Thinking about cedar shake roofing for your home? If so, you’re looking at a beautifully rustic roof with a lot of advantages. Depending on your area’s climate, the quality of the product and installation, and the care you provide to maintain it, cedar shake roofing can last for up to 30 to 40 years.
Highly resistant to hail damage, cedar shake roofing makes an excellent choice for homeowners living in areas prone to such weather anomalies. Unlike tile, asphalt, or other types of roofing materials, cedar shake roofing absorbs the impact of hail more successfully and withstands damage better than many other products on the market.
Many people mistakenly think cedar shake roofing poses a fire hazard because of its wood properties. Manufacturers today offer flame-retardant cedar shake roofing that features a chemical treatment designed to make it just a safe as any other type roofing. Pressure-impregnated cedar shakes are also available that retard the growth of moss and mildew, which greatly extends the life of cedar shake roofing.
Although cedar shake roofing manufacturers offer varying warranties, the typical roof made from this material carries a guarantee ranging from 20 to 25 years. Purchasing shakes from a company listed with an association can help ensure you obtain the best-quality materials. One such organization, the Cedar Shake & Shingle Bureau offers consumers a number of assurances when manufacturers carry its endorsement on their products.
To ensure the durability of cedar shake roofing, take steps to keep standing water off it. This translates into trimming overhanging tree branches and keeping debris from building up on the surface of the roof and in the keyways (the area between shingles and shakes).
If your home has an attic, keep all ventilating sources such as louvers and roof vents, clear to prevent heat and moisture buildup from adversely affecting the cedar shake roofing.
Cedar shake roofing gives your home a high-end rustic appeal that stands out beautifully from the rest of the neighborhood. And with no-nonsense installation and a little care, your roof should last the duration of the home itself.
Of course, the first thing you’ll need to do is measure your roof. This is a simple calculation of the square footage of each section you would like to cover. Shingles come packaged to cover 100 square feet, so divide the total square footage of your roof by 100, and then add ten percent for waste allowance. This is the number of packages you need to buy to cover your roof.
The tools that you will need include a crowbar, hand plane, roofing felt, roofer’s hatchet and hammer, safety harness and ropes, and ladders or scaffolding. Also, it’s probably a good idea to invite a few friends over to help with the installation.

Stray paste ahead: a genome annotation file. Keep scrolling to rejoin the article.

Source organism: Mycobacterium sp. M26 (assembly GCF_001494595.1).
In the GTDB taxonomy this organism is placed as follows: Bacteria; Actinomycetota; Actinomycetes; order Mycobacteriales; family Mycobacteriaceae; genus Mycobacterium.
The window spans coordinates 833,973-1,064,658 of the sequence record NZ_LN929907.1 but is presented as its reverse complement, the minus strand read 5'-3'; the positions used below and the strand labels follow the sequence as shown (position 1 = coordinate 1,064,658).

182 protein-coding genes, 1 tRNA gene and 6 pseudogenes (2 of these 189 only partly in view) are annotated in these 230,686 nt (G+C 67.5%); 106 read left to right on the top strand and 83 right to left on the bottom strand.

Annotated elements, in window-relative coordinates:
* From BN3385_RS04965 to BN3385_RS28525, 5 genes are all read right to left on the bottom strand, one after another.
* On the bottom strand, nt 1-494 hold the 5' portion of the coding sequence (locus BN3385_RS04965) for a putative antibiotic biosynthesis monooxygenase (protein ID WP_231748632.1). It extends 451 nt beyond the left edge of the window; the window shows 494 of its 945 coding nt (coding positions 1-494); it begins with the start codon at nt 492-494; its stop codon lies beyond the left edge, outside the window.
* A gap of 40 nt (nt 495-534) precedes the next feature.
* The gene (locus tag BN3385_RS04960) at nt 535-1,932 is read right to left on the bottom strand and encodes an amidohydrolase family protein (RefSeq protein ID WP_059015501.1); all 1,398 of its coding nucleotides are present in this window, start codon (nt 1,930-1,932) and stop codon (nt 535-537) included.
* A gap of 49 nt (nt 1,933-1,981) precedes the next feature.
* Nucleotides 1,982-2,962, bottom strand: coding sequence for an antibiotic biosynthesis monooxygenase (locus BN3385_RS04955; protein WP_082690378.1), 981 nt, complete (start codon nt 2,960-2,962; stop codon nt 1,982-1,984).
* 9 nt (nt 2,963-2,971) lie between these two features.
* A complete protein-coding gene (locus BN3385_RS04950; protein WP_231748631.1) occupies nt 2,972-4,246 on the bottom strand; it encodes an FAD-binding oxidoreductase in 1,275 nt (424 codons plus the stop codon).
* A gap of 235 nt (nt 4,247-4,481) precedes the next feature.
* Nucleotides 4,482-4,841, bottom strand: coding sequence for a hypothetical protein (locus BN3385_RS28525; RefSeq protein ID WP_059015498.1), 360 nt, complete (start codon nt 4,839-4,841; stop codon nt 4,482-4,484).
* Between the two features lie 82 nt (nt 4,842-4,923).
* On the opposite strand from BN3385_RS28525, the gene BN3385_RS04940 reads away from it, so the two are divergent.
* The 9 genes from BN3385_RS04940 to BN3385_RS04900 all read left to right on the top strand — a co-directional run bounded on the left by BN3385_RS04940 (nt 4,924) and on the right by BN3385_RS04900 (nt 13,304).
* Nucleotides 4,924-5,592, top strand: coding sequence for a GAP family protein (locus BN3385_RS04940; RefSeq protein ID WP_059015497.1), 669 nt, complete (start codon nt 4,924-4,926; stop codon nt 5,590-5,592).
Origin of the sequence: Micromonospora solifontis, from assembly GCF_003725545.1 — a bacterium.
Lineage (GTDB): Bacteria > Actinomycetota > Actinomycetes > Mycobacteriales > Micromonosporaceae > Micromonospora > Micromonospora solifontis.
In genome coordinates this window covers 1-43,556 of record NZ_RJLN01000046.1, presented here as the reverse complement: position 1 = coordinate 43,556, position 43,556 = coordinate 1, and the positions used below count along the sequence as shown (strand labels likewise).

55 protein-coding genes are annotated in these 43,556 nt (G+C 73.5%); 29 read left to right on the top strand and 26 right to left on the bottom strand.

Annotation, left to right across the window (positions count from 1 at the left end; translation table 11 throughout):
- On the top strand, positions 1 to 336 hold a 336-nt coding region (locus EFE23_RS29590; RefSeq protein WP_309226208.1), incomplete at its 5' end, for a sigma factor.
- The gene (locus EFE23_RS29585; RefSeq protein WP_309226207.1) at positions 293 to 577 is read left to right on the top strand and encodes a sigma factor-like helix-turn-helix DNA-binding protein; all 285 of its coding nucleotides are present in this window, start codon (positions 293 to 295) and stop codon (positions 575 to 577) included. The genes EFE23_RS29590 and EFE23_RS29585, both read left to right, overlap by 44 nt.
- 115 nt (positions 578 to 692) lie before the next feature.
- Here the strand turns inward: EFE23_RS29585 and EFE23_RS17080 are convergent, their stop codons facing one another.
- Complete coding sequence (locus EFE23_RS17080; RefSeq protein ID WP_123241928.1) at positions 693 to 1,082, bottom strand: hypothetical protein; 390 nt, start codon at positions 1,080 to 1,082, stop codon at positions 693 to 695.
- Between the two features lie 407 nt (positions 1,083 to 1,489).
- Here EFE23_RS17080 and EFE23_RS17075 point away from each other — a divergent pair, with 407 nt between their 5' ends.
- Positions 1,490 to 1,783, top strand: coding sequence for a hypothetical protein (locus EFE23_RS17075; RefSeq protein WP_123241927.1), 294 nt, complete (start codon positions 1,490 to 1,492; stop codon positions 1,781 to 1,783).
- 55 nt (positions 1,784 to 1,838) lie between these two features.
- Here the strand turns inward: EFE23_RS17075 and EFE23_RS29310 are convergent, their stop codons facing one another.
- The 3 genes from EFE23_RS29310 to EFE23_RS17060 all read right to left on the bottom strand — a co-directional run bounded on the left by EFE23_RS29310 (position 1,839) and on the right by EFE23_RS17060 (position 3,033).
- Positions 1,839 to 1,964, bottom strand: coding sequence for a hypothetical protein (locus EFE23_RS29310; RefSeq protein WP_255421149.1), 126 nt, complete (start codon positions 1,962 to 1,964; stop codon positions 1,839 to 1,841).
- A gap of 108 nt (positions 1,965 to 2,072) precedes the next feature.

Start the first row of shakes at the bottom edge of the roof, making sure that they overhang at least 1 ½ inches over the edge. This will allow for water run-off. Fasten each shake to the roof with two galvanized roofing nails about ½ inch from each side and ½ inch above where the next row of shakes will overlap. This way, there won’t be any nails showing when you are finished.
On the first row, be sure to lay the shingles with the thicker part facing the peak of the roof. Space adjacent shingles about ¼” apart to make sure that they have room to expand when they get wet. Otherwise they will buckle and crack over time.
Attach a second row of shakes right over the top of the first row, this time with thick end facing the edge of the roof. This will form a double starter which is necessary for the first row. All subsequent rows will have the thick end facing the edge of the roof. Make sure to cover the gaps of the first row by staggering the second row by about 1 ½”. This will prevent rain from seeping in and causing water damage.
Snap a horizontal chalk line from one end of the roof to the other, about 1/3 of the way up the row of wooden shakes. This is the line where bottom of the next row will overlap the top of the current row, leaving about four to five inches of the row beneath it exposed. Make sure that you are still staggering the rows to prevent leaking. Trim the shingles to the correct length at the end of each row.
Work your way up the roof, continuing to snap chalk lines to keep the rows straight. When you reach the top, fasten roofing felt to the peak before you install your last row. Use a hand plane to level the edges where the rows from each side will meet at the peak.
If you have valleys, hips or ridges to cover, you will need to buy galvanized flashing to cover the seams before you fasten the shakes to your roof. The shakes can be trimmed with a utility knife for an exact fit.
It may take a while to get the first two rows started correctly, but once that is accomplished, the rest of the work is fairly repetitive. The valleys, hips and ridges will also take a little more time, but this is definitely a medium-skills project that will instantly add to the beauty of your home.